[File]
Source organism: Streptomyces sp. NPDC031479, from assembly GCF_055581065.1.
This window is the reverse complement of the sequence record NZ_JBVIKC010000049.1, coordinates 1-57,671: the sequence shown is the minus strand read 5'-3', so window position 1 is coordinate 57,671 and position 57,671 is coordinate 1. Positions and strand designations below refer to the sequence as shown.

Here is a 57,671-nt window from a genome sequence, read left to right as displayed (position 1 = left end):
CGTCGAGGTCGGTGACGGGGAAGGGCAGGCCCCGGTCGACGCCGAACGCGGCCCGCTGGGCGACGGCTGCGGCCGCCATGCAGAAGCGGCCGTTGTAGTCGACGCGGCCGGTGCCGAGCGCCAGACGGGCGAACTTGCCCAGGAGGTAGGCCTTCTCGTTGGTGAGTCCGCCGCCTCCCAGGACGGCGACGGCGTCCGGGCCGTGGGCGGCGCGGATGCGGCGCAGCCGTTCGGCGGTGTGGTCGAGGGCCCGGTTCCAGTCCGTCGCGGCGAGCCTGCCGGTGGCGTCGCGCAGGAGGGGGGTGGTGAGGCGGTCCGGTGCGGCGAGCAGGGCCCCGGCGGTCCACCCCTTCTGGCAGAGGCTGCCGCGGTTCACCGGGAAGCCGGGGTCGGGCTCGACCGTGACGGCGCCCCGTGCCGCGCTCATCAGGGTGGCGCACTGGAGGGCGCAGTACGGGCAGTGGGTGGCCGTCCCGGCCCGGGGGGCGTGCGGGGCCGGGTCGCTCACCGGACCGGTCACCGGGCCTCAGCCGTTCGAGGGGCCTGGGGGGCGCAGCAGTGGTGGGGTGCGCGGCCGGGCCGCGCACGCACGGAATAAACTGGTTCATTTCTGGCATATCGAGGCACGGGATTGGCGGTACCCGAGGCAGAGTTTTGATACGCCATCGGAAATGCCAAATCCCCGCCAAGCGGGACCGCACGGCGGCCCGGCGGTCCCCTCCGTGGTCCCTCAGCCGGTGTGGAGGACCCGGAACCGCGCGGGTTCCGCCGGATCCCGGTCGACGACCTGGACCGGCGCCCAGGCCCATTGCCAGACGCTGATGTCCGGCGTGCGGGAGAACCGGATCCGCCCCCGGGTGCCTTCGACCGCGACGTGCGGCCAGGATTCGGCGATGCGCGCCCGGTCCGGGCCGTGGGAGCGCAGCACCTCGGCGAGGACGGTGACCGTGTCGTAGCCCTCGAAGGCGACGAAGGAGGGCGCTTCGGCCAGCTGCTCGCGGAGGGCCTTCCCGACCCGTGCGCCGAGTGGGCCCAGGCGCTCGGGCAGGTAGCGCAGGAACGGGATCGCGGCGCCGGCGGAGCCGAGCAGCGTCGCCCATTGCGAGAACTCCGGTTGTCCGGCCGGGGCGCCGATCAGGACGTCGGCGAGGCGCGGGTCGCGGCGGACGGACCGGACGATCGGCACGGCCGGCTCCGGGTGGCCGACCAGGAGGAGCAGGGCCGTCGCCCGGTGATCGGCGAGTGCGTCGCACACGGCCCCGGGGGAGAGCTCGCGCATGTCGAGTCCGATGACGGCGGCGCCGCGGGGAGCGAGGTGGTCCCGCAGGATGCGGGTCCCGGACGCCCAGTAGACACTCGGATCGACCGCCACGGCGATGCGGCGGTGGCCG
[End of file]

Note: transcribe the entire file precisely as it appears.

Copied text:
Source organism: Streptomyces sp. NPDC031479, from assembly GCF_055581065.1.
This window is the reverse complement of the sequence record NZ_JBVIKC010000049.1, coordinates 1-57,671: the sequence shown is the minus strand read 5'-3', so window position 1 is coordinate 57,671 and position 57,671 is coordinate 1. Positions and strand designations below refer to the sequence as shown.

Here is a 57,671-nt window from a genome sequence, read left to right as displayed (position 1 = left end):
CGTCGAGGTCGGTGACGGGGAAGGGCAGGCCCCGGTCGACGCCGAACGCGGCCCGCTGGGCGACGGCTGCGGCCGCCATGCAGAAGCGGCCGTTGTAGTCGACGCGGCCGGTGCCGAGCGCCAGACGGGCGAACTTGCCCAGGAGGTAGGCCTTCTCGTTGGTGAGTCCGCCGCCTCCCAGGACGGCGACGGCGTCCGGGCCGTGGGCGGCGCGGATGCGGCGCAGCCGTTCGGCGGTGTGGTCGAGGGCCCGGTTCCAGTCCGTCGCGGCGAGCCTGCCGGTGGCGTCGCGCAGGAGGGGGGTGGTGAGGCGGTCCGGTGCGGCGAGCAGGGCCCCGGCGGTCCACCCCTTCTGGCAGAGGCTGCCGCGGTTCACCGGGAAGCCGGGGTCGGGCTCGACCGTGACGGCGCCCCGTGCCGCGCTCATCAGGGTGGCGCACTGGAGGGCGCAGTACGGGCAGTGGGTGGCCGTCCCGGCCCGGGGGGCGTGCGGGGCCGGGTCGCTCACCGGACCGGTCACCGGGCCTCAGCCGTTCGAGGGGCCTGGGGGGCGCAGCAGTGGTGGGGTGCGCGGCCGGGCCGCGCACGCACGGAATAAACTGGTTCATTTCTGGCATATCGAGGCACGGGATTGGCGGTACCCGAGGCAGAGTTTTGATACGCCATCGGAAATGCCAAATCCCCGCCAAGCGGGACCGCACGGCGGCCCGGCGGTCCCCTCCGTGGTCCCTCAGCCGGTGTGGAGGACCCGGAACCGCGCGGGTTCCGCCGGATCCCGGTCGACGACCTGGACCGGCGCCCAGGCCCATTGCCAGACGCTGATGTCCGGCGTGCGGGAGAACCGGATCCGCCCCCGGGTGCCTTCGACCGCGACGTGCGGCCAGGATTCGGCGATGCGCGCCCGGTCCGGGCCGTGGGAGCGCAGCACCTCGGCGAGGACGGTGACCGTGTCGTAGCCCTCGAAGGCGACGAAGGAGGGCGCTTCGGCCAGCTGCTCGCGGAGGGCCTTCCCGACCCGTGCGCCGAGTGGGCCCAGGCGCTCGGGCAGGTAGCGCAGGAACGGGATCGCGGCGCCGGCGGAGCCGAGCAGCGTCGCCCATTGCGAGAACTCCGGTTGTCCGGCCGGGGCGCCGATCAGGACGTCGGCGAGGCGCGGGTCGCGGCGGACGGACCGGACGATCGGCACGGCCGGCTCCGGGTGGCCGACCAGGAGGAGCAGGGCCGTCGCCCGGTGATCGGCGAGTGCGTCGCACACGGCCCCGGGGGAGAGCTCGCGCATGTCGAGTCCGATGACGGCGGCGCCGCGGGGAGCGAGGTGGTCCCGCAGGATGCGGGTCCCGGACGCCCAGTAGACACTCGGATCGACCGCCACGGCGATGCGGCGGTGGCCG